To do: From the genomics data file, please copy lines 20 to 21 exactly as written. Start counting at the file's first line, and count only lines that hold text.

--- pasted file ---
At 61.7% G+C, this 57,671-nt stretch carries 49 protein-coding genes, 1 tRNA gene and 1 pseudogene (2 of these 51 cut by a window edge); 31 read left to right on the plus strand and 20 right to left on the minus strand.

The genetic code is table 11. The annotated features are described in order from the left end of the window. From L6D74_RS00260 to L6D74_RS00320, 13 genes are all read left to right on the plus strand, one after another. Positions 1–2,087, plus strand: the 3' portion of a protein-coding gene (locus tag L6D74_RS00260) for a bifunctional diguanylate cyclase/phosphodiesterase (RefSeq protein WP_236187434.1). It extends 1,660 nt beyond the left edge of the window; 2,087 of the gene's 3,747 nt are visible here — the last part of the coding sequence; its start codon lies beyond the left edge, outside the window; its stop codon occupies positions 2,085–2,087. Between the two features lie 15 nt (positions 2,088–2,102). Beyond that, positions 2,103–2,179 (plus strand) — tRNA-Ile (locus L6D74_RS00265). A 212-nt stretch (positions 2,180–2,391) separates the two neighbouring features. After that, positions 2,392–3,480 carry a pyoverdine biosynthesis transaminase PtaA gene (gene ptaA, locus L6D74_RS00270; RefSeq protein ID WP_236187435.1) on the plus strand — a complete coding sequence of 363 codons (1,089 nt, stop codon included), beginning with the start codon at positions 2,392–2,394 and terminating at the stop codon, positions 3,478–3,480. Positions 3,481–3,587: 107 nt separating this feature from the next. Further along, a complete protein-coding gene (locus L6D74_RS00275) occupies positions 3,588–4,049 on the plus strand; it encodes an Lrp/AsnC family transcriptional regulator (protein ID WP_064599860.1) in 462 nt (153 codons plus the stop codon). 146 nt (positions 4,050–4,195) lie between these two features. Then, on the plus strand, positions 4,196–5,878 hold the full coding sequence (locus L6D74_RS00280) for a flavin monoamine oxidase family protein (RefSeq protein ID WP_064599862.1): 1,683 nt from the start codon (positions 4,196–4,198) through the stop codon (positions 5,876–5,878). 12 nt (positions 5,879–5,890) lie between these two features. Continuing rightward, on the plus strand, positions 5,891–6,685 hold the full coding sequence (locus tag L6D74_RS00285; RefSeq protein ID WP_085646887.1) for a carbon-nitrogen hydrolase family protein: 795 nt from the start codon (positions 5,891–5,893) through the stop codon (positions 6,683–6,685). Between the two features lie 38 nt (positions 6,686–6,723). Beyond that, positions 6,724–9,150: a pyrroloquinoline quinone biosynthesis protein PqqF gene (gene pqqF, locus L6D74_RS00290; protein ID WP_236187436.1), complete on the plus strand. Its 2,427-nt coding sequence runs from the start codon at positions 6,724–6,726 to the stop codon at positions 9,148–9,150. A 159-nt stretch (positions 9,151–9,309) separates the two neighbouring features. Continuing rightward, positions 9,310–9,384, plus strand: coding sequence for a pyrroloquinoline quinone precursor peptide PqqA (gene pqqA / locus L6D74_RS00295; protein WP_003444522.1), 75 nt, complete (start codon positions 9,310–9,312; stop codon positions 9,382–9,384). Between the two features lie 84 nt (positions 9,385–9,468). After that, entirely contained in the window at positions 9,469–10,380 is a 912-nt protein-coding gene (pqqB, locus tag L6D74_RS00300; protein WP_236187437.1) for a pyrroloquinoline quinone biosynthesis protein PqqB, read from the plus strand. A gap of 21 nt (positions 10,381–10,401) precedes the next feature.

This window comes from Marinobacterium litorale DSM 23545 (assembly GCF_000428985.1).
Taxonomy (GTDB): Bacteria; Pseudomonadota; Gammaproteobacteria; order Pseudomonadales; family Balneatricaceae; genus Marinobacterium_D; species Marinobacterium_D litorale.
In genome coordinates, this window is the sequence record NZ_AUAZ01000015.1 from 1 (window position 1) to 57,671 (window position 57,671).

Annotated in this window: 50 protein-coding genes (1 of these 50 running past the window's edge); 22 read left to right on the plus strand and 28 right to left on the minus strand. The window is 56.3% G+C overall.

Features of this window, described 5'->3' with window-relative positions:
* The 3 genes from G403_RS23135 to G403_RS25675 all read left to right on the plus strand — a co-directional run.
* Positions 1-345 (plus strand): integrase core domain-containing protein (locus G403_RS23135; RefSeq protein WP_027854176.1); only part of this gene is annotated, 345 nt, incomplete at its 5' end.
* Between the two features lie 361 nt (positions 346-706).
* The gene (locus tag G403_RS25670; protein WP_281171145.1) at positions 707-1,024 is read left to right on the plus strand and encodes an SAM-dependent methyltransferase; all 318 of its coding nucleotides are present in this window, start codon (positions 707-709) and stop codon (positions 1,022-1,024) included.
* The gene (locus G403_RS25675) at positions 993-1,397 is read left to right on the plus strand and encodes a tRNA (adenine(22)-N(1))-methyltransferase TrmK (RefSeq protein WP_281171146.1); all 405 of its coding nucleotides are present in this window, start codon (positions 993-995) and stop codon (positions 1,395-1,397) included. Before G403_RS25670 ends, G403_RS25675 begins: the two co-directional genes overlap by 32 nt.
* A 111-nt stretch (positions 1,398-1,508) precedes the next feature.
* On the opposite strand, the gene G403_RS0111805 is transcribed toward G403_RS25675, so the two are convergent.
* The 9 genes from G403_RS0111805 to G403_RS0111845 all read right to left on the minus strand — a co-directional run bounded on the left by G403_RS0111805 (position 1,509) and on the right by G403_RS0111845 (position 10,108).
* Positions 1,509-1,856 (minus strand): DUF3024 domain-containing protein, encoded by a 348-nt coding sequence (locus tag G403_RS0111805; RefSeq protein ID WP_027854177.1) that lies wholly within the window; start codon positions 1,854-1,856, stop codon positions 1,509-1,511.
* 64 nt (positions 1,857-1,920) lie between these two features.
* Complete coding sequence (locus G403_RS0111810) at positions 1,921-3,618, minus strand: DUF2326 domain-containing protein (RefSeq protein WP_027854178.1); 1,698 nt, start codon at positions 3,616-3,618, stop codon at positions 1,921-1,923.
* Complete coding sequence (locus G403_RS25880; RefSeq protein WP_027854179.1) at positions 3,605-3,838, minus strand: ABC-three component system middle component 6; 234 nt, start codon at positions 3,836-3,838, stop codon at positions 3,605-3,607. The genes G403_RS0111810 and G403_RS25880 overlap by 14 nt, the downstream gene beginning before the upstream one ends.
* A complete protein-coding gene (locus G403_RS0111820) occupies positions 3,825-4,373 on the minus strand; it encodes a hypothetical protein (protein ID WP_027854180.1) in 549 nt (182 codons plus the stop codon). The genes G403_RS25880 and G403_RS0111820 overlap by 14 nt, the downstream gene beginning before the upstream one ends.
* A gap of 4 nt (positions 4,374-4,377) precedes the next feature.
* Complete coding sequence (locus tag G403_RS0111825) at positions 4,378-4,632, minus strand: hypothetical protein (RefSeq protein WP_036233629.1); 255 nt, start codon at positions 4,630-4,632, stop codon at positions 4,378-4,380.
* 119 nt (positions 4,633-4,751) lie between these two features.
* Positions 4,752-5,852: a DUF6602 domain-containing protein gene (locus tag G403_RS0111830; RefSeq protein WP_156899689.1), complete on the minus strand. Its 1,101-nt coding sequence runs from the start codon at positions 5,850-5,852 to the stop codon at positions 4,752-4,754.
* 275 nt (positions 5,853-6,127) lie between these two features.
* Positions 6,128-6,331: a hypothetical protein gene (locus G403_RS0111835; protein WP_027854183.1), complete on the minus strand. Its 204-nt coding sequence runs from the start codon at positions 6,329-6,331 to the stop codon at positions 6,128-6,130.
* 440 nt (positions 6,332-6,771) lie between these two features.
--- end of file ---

* A complete protein-coding gene (locus G403_RS0111820) occupies positions 3,825-4,373 on the minus strand; it encodes a hypothetical protein (protein ID WP_027854180.1) in 549 nt (182 codons plus the stop codon). The genes G403_RS25880 and G403_RS0111820 overlap by 14 nt, the downstream gene beginning before the upstream one ends.
* A gap of 4 nt (positions 4,374-4,377) precedes the next feature.